Features printable worksheets that work on understanding the nature of electricity.

The awesome nature of electricity is overwhelming. A single blast of lighting could easily provide enough power to power one hundred light bulbs for over a day. Electricity is a type of energy it usually resides in two forms. Static electricity is formed when electricity gathers in one location. Moving electricity is referred to as current electricity. The innovation of battery technologies has really taken the forefront of the new designs and use of electricity as we move for a greener tomorrow. This section touches on electromagnetism which is usually a larger part of a physics curriculum. As technology continues to explode and we continue to invent new methods for using electricity our need for electricity grows. If we compare the amount of electricity consumed in the United States in 1950 compared to today, the nation consumes sixteen times more electricity today. This demand will only continue to grow as our population increases.

These worksheets will explore all the different ways that use energy to power things or how we store it in the form of batteries. We examine the anatomy of batteries and light bulbs. We explore how simple circuits operate and how switches can help you harness their design. We eventually expand on to calculating the awesome power of these things. We help students learn how to calculate the current, voltage, and resistance a system exerts. We finish off by exploring more complex uses of this energy in the form of electric motors, transformers, and generators. These are the types of worksheets that you would most likely find in Physical Science classes. We focus on the movement of electric current and the use of batteries and cells.

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Print Electricity Worksheets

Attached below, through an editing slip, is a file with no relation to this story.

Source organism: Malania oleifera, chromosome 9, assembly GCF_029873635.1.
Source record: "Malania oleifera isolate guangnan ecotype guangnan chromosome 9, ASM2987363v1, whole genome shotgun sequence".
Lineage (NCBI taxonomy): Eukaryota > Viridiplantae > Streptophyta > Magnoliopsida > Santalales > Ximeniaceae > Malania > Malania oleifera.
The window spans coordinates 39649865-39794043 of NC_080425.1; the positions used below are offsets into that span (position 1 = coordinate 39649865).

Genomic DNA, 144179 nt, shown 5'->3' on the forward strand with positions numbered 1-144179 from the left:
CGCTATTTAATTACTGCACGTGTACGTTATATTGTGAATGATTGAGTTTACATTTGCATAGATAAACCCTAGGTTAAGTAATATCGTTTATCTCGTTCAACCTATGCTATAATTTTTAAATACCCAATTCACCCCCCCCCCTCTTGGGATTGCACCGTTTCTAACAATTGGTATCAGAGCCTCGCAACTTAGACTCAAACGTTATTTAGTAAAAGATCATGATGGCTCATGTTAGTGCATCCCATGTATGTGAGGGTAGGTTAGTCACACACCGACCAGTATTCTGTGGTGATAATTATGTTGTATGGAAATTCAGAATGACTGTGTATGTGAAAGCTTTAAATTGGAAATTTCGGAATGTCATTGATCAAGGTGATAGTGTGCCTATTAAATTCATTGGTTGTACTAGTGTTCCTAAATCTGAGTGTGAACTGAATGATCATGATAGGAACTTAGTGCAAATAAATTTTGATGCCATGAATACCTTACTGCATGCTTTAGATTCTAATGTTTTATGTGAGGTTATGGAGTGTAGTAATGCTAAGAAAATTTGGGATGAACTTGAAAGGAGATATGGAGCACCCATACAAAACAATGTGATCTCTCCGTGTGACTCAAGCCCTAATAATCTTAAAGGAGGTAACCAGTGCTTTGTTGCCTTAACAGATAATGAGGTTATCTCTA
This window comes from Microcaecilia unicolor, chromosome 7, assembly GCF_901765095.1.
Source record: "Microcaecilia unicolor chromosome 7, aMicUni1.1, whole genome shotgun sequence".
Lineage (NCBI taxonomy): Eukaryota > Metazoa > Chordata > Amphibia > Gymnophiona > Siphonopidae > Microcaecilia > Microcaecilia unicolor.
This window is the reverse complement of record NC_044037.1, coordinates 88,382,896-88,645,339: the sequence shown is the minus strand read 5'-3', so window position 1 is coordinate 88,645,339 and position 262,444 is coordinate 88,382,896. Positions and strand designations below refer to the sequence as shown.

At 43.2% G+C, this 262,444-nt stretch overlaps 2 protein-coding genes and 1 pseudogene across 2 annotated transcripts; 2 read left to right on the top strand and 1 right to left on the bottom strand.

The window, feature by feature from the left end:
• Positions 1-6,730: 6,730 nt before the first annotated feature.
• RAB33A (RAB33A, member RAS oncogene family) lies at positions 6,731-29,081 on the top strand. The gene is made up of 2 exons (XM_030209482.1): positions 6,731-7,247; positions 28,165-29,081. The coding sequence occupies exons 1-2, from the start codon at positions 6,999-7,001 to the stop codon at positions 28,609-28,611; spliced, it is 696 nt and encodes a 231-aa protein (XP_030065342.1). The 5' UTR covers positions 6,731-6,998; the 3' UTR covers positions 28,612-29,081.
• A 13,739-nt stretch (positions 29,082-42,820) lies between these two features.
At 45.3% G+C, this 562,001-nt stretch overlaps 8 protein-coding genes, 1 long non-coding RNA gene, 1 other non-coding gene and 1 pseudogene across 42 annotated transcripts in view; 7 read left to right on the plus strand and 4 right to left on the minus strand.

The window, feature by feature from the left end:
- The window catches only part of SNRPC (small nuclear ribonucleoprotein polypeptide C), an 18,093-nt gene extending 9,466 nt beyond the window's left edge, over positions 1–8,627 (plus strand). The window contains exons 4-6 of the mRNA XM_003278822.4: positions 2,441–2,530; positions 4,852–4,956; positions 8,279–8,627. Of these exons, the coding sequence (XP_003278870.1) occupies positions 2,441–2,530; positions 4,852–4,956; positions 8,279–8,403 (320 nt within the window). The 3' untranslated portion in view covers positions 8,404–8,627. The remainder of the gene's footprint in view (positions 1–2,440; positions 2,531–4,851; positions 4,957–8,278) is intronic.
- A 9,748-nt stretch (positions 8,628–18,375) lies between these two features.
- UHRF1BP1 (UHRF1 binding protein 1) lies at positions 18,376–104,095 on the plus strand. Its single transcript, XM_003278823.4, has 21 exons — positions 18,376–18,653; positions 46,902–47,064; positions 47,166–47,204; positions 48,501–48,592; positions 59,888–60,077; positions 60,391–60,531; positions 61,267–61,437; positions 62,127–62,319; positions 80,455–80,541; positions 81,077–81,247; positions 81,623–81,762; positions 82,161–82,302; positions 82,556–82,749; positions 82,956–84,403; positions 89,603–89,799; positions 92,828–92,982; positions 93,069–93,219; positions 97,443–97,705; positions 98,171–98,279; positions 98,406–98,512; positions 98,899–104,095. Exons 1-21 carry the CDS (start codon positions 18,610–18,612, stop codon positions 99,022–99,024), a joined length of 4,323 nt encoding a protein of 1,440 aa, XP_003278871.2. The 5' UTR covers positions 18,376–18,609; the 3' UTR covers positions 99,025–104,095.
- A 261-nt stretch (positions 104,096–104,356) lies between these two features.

Click the buttons to print each worksheet and associated answer key.

Carbon-Zinc Batteries

Dry cell batteries are the source of electrical power used in many small devices like flashlights, toys, and radios.

Parts of a Light Bulb

Provide the labels for the parts of the incandescent light bulb.

Switches and Circuits

Circuits can become quite complicated and a variety of symbols are used to indicate parts of the circuit.

Simple Electrical Circuits

There are two basic kinds of electrical circuits, parallel and series. A circuit can be considered open or closed depending on whether current can pass through the circuit.

Understanding Levers

For each lever indicate whether it is a first, second or third class lever and label the following parts: force, fulcrum, and load.

Calculating Current

Ohm's law describes the relationship between current, voltage, and resistance.

Calculating Voltage

The equation for Ohm's law can be rearranged as shown in the box to calculate voltage.

Calculating Resistance

The equation for Ohm's law can be rearranged as shown in the box to calculate resistance.

Ohm's Law

Use all aspects of the equation with this worksheet.

Calculating Power

Power describes how voltage and current combine to produce an amount of work done per unit of time and is calculated via the formula in the box.

Calculating Energy Costs

The abbreviation for kilowatt hour is kWh and is what the power company charges customers for.

Parallel and Series Circuits

. In the space below, draw a diagram of a parallel circuit which has a battery, 1 switch, and 3 light bulbs.

Electric Motors

Diagram an electric motor by using the list of parts beneath the diagram. In the list, describe the function or purpose of each part.

Electric Generators

Provide labels on the diagrams of a direct current and an alternating current generator below using the list of parts beneath the diagrams.

Electric Transformers

Transformers transfer electrical energy between circuits.

Electricity Crossword

Fill in the gaps of this puzzle using your extra words.